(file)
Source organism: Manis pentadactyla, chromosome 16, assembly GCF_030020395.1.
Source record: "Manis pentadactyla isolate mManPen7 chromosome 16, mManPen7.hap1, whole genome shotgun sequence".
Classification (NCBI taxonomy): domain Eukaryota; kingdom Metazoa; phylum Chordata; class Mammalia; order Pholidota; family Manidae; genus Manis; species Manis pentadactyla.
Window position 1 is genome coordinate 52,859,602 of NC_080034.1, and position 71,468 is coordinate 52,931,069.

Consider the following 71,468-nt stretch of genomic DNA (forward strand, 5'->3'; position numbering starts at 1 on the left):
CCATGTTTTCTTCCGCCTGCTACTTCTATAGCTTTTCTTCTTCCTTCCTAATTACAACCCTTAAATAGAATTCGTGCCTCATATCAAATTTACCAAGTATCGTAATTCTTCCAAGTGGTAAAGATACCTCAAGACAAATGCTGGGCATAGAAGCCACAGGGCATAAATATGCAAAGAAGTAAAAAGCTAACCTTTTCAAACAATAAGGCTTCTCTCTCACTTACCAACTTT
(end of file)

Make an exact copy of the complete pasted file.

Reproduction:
Source organism: Manis pentadactyla, chromosome 16, assembly GCF_030020395.1.
Source record: "Manis pentadactyla isolate mManPen7 chromosome 16, mManPen7.hap1, whole genome shotgun sequence".
Classification (NCBI taxonomy): domain Eukaryota; kingdom Metazoa; phylum Chordata; class Mammalia; order Pholidota; family Manidae; genus Manis; species Manis pentadactyla.
Window position 1 is genome coordinate 52,859,602 of NC_080034.1, and position 71,468 is coordinate 52,931,069.

Consider the following 71,468-nt stretch of genomic DNA (forward strand, 5'->3'; position numbering starts at 1 on the left):
CCATGTTTTCTTCCGCCTGCTACTTCTATAGCTTTTCTTCTTCCTTCCTAATTACAACCCTTAAATAGAATTCGTGCCTCATATCAAATTTACCAAGTATCGTAATTCTTCCAAGTGGTAAAGATACCTCAAGACAAATGCTGGGCATAGAAGCCACAGGGCATAAATATGCAAAGAAGTAAAAAGCTAACCTTTTCAAACAATAAGGCTTCTCTCTCACTTACCAACTTT